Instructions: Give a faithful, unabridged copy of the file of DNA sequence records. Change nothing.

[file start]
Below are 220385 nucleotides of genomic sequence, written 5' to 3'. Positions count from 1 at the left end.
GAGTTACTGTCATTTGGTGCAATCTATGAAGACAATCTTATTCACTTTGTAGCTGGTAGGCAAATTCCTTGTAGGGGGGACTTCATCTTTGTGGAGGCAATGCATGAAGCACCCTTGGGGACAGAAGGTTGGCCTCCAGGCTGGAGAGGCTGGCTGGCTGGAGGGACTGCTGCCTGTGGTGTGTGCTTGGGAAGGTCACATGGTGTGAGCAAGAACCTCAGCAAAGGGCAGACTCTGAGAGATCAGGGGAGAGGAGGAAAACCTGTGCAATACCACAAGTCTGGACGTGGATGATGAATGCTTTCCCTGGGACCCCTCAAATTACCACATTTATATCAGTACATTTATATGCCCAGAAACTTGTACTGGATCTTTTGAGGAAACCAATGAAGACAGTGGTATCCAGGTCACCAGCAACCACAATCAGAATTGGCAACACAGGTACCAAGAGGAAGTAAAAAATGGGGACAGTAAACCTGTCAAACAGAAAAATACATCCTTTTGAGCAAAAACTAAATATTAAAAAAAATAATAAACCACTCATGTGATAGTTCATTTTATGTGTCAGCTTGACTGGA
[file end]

Below are 220385 nucleotides of genomic sequence, written 5' to 3'. Positions count from 1 at the left end.
GAGTTACTGTCATTTGGTGCAATCTATGAAGACAATCTTATTCACTTTGTAGCTGGTAGGCAAATTCCTTGTAGGGGGGACTTCATCTTTGTGGAGGCAATGCATGAAGCACCCTTGGGGACAGAAGGTTGGCCTCCAGGCTGGAGAGGCTGGCTGGCTGGAGGGACTGCTGCCTGTGGTGTGTGCTTGGGAAGGTCACATGGTGTGAGCAAGAACCTCAGCAAAGGGCAGACTCTGAGAGATCAGGGGAGAGGAGGAAAACCTGTGCAATACCACAAGTCTGGACGTGGATGATGAATGCTTTCCCTGGGACCCCTCAAATTACCACATTTATATCAGTACATTTATATGCCCAGAAACTTGTACTGGATCTTTTGAGGAAACCAATGAAGACAGTGGTATCCAGGTCACCAGCAACCACAATCAGAATTGGCAACACAGGTACCAAGAGGAAGTAAAAAATGGGGACAGTAAACCTGTCAAACAGAAAAATACATCCTTTTGAGCAAAAACTAAATATTAAAAAAAATAATAAACCACTCATGTGATAGTTCATTTTATGTGTCAGCTTGACTGGA